Film vs Digital Cameras

Film and digital cameras work similarly, but with slight advancements for digital such as autofocus and smart auto-exposure settings. The basic concepts for exposure are exactly the same (swapping film for a digital sensor). If you can operate a digital camera in manual mode, there’s a good chance you would do well on film without much extra practice. Finding a working film camera can be difficult, but if you research and make careful observations, there are tons of working, used cameras out there. Film is still for sale on many online retailers, and you can send it to a lab for processing in as little as a week.
Now is the best time to shoot film, as everything is much cheaper than it ever was. Professional-grade equipment can be purchased for pennies of what it used to cost. Digital photography is instantaneous, yet this advantage might also work against new photographers. When every shot costs up to $2, the photographer values each photo more than if it were on digital, because there is not an unlimited amount of storage. There might be a maximum of 32 shots on a roll of film, or as little as 24. This leads to each image becoming more thoughtful and planned, rather than a single shot picked out of hundreds. Film cameras make a photographer think about what they are looking at, how the subject looks in relation to the background, and the overall composition. In other words, film makes beginners better at photography.
A few notes on using film cameras:
Film cameras rely on a working light meter, so it is important to test yours to make sure it works. Working without a light meter is a complete guess, but you can use the rules of Sunny 16 ( to get a somewhat accurate exposure. This is also a great way to know if your light meter is accurate, it should follow the rule as well. Film cameras also rely on film, which is highly sensitive to light. Even opening it slightly in bright light is enough to ruin it, so make sure to take care when inserting and removing film from the camera. Many old cameras made during or after the ’80s rely on small batteries, so make sure to replace those before taking photos.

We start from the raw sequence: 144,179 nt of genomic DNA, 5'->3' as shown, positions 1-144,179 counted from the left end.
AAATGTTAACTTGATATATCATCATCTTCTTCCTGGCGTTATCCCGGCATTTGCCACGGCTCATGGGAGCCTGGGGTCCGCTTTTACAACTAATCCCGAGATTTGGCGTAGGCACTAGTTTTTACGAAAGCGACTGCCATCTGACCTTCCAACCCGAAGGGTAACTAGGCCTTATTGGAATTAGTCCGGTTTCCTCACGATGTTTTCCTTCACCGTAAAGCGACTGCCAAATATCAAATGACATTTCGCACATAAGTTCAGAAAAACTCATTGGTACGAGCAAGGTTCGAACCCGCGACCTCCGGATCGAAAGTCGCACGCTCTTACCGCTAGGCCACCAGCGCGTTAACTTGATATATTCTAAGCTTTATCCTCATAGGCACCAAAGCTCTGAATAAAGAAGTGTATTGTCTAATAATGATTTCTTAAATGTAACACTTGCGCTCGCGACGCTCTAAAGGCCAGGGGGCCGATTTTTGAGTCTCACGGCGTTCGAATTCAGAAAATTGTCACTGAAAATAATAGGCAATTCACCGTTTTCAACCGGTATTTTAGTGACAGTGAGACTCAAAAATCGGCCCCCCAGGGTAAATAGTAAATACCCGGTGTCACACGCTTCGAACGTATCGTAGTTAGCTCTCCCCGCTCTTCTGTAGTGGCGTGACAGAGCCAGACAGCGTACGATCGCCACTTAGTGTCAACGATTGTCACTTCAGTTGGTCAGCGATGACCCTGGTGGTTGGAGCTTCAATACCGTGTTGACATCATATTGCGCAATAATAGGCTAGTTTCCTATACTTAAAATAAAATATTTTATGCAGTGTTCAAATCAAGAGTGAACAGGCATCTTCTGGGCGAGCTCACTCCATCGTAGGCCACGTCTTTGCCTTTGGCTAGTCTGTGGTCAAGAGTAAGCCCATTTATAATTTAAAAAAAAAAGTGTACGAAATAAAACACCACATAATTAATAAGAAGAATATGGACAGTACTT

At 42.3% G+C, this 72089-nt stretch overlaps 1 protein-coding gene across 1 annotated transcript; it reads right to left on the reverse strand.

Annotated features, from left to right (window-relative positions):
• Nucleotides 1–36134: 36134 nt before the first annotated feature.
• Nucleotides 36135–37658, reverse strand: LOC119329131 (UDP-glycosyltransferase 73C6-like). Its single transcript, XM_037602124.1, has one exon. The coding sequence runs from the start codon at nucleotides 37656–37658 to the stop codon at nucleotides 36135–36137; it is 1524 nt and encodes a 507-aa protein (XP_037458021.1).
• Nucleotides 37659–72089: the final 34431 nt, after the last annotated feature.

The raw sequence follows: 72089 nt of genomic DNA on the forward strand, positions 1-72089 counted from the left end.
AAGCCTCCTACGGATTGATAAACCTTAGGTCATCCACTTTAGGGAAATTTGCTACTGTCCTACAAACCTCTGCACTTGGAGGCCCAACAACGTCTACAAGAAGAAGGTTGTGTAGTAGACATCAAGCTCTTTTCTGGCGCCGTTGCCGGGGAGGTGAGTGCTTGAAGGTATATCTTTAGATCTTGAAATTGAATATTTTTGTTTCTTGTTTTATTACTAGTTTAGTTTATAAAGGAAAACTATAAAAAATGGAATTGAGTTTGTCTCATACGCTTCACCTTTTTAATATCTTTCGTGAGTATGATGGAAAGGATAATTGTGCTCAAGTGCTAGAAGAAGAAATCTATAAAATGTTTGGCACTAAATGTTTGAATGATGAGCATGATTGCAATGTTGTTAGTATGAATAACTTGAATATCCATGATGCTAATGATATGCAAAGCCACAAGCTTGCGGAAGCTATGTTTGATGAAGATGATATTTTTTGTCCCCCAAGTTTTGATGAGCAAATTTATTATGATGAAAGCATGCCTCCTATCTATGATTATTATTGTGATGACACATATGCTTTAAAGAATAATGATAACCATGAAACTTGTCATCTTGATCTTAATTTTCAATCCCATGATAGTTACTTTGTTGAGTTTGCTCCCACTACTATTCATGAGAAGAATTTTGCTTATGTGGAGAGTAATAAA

Starting with film can be daunting, but as soon as you get to know the placement of the buttons, dials, and switches, one can use a film camera just as naturally as a DSLR. If you want to up your photography game and keep film alive and well, go pick up a cheap film SLR and try it out.

Written by: M. Heins

Down to the Coffee Basics

There are many different ways to prepare and brew coffee, rather than just putting it in the coffee maker and pressing start. Here I will introduce you to some of the different ways coffee can be brewed, and the different types of coffee you can use.

The most common method is the drip method. This is the same type as the coffee maker most people have experienced if you are a coffee drinker. This is one of the easiest and most accessible ways of brewing for most people. This process involves placing the coffee ground into the filter, adding the amount of water you want, and more or less pressing a button to allow the machine to       automatically brew the coffee for you.